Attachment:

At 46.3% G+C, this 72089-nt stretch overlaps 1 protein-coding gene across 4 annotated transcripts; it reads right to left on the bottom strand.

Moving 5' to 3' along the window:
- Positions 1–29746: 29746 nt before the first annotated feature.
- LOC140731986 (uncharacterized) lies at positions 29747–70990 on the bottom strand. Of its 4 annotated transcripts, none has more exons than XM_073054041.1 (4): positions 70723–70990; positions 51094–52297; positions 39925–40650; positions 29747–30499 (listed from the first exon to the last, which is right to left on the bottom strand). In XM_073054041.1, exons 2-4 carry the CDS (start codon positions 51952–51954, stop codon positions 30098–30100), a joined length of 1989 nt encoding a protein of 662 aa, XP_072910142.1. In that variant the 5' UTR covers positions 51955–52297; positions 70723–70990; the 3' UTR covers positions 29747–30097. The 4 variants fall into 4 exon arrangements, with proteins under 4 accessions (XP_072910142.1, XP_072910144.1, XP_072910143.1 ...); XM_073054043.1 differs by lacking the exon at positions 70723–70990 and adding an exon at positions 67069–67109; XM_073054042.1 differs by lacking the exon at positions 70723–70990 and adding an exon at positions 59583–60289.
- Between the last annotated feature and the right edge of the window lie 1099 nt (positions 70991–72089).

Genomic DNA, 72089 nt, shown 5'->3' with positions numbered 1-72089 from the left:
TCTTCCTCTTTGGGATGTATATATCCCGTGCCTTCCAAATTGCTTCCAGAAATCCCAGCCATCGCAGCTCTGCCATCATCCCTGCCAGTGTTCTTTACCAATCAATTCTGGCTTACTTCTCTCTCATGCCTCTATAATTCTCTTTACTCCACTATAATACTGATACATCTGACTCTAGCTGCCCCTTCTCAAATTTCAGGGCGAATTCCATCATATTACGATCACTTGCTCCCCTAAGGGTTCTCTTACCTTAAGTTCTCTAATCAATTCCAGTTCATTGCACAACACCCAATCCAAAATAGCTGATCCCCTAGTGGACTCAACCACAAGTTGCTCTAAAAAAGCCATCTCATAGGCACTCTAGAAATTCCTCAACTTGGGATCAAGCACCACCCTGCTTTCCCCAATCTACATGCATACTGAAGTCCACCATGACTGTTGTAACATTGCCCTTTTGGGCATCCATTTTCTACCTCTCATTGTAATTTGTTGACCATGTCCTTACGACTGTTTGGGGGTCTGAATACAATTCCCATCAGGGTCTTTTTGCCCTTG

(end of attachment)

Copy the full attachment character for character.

At 46.3% G+C, this 72089-nt stretch overlaps 1 protein-coding gene across 4 annotated transcripts; it reads right to left on the bottom strand.

Moving 5' to 3' along the window:
- Positions 1–29746: 29746 nt before the first annotated feature.
- LOC140731986 (uncharacterized) lies at positions 29747–70990 on the bottom strand. Of its 4 annotated transcripts, none has more exons than XM_073054041.1 (4): positions 70723–70990; positions 51094–52297; positions 39925–40650; positions 29747–30499 (listed from the first exon to the last, which is right to left on the bottom strand). In XM_073054041.1, exons 2-4 carry the CDS (start codon positions 51952–51954, stop codon positions 30098–30100), a joined length of 1989 nt encoding a protein of 662 aa, XP_072910142.1. In that variant the 5' UTR covers positions 51955–52297; positions 70723–70990; the 3' UTR covers positions 29747–30097. The 4 variants fall into 4 exon arrangements, with proteins under 4 accessions (XP_072910142.1, XP_072910144.1, XP_072910143.1 ...); XM_073054043.1 differs by lacking the exon at positions 70723–70990 and adding an exon at positions 67069–67109; XM_073054042.1 differs by lacking the exon at positions 70723–70990 and adding an exon at positions 59583–60289.
- Between the last annotated feature and the right edge of the window lie 1099 nt (positions 70991–72089).

Genomic DNA, 72089 nt, shown 5'->3' with positions numbered 1-72089 from the left:
TCTTCCTCTTTGGGATGTATATATCCCGTGCCTTCCAAATTGCTTCCAGAAATCCCAGCCATCGCAGCTCTGCCATCATCCCTGCCAGTGTTCTTTACCAATCAATTCTGGCTTACTTCTCTCTCATGCCTCTATAATTCTCTTTACTCCACTATAATACTGATACATCTGACTCTAGCTGCCCCTTCTCAAATTTCAGGGCGAATTCCATCATATTACGATCACTTGCTCCCCTAAGGGTTCTCTTACCTTAAGTTCTCTAATCAATTCCAGTTCATTGCACAACACCCAATCCAAAATAGCTGATCCCCTAGTGGACTCAACCACAAGTTGCTCTAAAAAAGCCATCTCATAGGCACTCTAGAAATTCCTCAACTTGGGATCAAGCACCACCCTGCTTTCCCCAATCTACATGCATACTGAAGTCCACCATGACTGTTGTAACATTGCCCTTTTGGGCATCCATTTTCTACCTCTCATTGTAATTTGTTGACCATGTCCTTACGACTGTTTGGGGGTCTGAATACAATTCCCATCAGGGTCTTTTTGCCCTTG